Italian industrialist Michele Ferrero passed away last week, at age 89. See his obituary on the New York Times. Though Italians are not very friendly either to entrepreneurship or to businesses generally, the country is home to many great entrepreneurs. Ferrero was one of the greatest, as was acknowledged by Bill Emmott in his book on “Good Italy, Bad Italy”.

Mr Ferrero lived a very private life and gave almost no interviews, but he is a household name to Italians, for he invented some marvels of a modern capitalist economy, such as Nutella and Mon Cheri. He was also a marketing genius. In the late Sixties, when supermarkets were finally starting to take root in Italy too, he thought of placing mono-dose sweets next to the cashiers, so that young kids, typically bored at doing shopping with moms and pops, could ask a reward for their patience in the form of a Kinder Egg (long banned in the United States).

Ferrero is now a massive private company, that sweetens the life of millions all over the world. Mr Ferrero was brilliant in making once-expensive luxury goods such as chocolate (think about Despina in “Così fan tutte”, mischievously trying the chocolate drink she was meant to prepare for her mistresses!) available at a low price for the masses. In a way, his entrepreneurial story epitomises a point about capitalism that was made time and time again by Ludwig von Mises:

Capitalism is not simply mass production, but mass production to satisfy the needs of the masses. The arts and crafts of the good old days had catered almost exclusively to the wants of the well-to-do. But the factories produced cheap goods for the many. All the early factories turned out was designed to serve the masses, the same strata that worked in the factories. They served them either by supplying them directly or indirectly by exporting and thus providing for them foreign food and raw materials. This principle of marketing was the signature of early capitalism as it is of present-day capitalism.
The employees themselves are the customers consuming the much greater part of all goods produced. They are the sovereign customers who are “always right.” Their buying or abstention from buying determines what has to be produced, in what quantity, and of what quality. In buying what suits them best they make some enterprises profit and expand and make other enterprises lose money and shrink. Thereby they are continually shifting control of the factors of production into the hands of those businessmen who are most successful in filling their wants.
Under capitalism private property of the factors of production is a social function. The entrepreneurs, capitalists, and land owners are mandataries, as it were, of the consumers, and their mandate is revocable. (…) The market process is a daily repeated plebiscite, and it ejects inevitably from the ranks of profitable people those who do not employ their property according to the orders given by the public. But business, the target of fanatical hatred on the part of all contemporary governments and self-styled intellectuals, acquires and preserves bigness only because it works for the masses. The plants that cater to the luxuries of the few never attain big size.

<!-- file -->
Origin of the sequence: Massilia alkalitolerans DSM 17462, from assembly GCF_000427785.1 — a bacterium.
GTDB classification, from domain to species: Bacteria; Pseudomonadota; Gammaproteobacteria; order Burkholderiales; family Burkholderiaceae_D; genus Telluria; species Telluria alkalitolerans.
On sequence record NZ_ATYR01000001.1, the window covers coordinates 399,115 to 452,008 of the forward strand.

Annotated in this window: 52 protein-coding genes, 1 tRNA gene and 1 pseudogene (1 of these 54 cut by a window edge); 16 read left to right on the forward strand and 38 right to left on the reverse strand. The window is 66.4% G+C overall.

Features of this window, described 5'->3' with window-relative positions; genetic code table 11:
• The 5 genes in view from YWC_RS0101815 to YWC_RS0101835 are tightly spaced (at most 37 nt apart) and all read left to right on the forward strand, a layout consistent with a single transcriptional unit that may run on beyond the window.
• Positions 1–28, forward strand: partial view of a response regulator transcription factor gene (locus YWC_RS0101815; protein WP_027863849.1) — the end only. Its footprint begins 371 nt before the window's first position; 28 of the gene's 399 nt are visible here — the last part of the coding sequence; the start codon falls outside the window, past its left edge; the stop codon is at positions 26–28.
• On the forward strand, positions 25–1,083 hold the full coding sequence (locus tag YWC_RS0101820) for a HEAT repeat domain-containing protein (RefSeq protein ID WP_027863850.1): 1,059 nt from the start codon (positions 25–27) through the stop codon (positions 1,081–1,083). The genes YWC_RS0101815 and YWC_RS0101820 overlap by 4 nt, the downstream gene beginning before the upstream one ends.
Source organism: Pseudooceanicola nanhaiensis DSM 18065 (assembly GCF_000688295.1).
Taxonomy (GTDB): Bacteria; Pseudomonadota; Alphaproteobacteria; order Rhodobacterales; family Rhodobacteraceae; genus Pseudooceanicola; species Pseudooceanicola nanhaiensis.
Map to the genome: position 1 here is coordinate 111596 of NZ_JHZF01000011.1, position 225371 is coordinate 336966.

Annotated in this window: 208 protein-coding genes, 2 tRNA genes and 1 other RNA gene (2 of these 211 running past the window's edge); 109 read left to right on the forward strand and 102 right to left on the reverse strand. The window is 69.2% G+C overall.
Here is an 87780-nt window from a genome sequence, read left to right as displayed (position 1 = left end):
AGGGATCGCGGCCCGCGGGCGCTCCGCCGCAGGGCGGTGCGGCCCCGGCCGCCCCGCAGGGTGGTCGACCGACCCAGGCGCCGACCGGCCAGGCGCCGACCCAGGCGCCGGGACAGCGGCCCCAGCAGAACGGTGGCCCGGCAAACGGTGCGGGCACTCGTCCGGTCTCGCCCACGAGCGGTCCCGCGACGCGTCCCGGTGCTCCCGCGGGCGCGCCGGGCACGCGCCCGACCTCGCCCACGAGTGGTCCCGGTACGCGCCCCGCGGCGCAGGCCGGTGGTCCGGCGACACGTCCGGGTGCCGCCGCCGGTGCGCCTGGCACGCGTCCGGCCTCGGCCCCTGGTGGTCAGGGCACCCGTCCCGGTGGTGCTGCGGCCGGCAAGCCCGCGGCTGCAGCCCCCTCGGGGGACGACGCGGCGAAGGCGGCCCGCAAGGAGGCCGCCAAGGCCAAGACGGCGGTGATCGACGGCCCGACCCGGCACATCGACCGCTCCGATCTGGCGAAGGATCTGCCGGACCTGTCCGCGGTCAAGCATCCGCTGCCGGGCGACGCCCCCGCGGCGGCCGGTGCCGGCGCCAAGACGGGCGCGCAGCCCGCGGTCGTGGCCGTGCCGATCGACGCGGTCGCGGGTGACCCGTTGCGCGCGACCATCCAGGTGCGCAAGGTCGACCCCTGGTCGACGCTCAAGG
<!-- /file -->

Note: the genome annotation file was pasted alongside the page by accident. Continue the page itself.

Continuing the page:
(…) However, this unprecedented enrichment of the masses was merely a by-product of the Industrial Revolution. Its main achievement was the transfer of economic supremacy from the owners of land to the totality of the population. The common man was no longer a drudge who had to be satisfied with the crumbs that fell from the tables of the rich. The three pariah castes that were characteristic of the precapitalistic ages — the slaves, the serfs, and those people whom patristic and scholastic authors as well as British legislation from the 16th to the 19th centuries referred to as the poor — disappeared. Their scions became, in this new setting of business, not only free workers, but also customers.
(…). The consumer is king, is the real boss, and the manufacturer is done for if he does not outstrip his competitors in best serving consumers. (from Liberty and Property, II)

In his last interview with Mario Calabresi, editor of the Italian daily “La Stampa”, Mr Ferrero made a similar point, explaining the secret of his career:

“My secret? To always behave differently from the others, keep the faith, hang tough, and always place Valeria front and center.”
-Valeria? “Valeria is the big boss, the CEO, she can decree your success or your demise, you have to show her respect, never letting her down, you need to deeply understand her.” –I stare at him, dumbfounded, and repeat my question: “But, excuse me, Signor Michele, who is Valeria?”
“Valeria is the mum shopping for groceries, the grandmother, the aunt, she is the consumer deciding each day what needs to be purchased. She is the one that decides that Wal-Mart is the biggest department store chain in the world, she decrees the success of an idea or of a product, and if one day she decides not to patronize you any more and she stops buying your wares, you’re done for. You’re done for without notice, because she does not send you a letter from her attorney to serve notice that she’s discontinuing a contract with you, she simply decided to shop someplace else, to cease buying your wares.”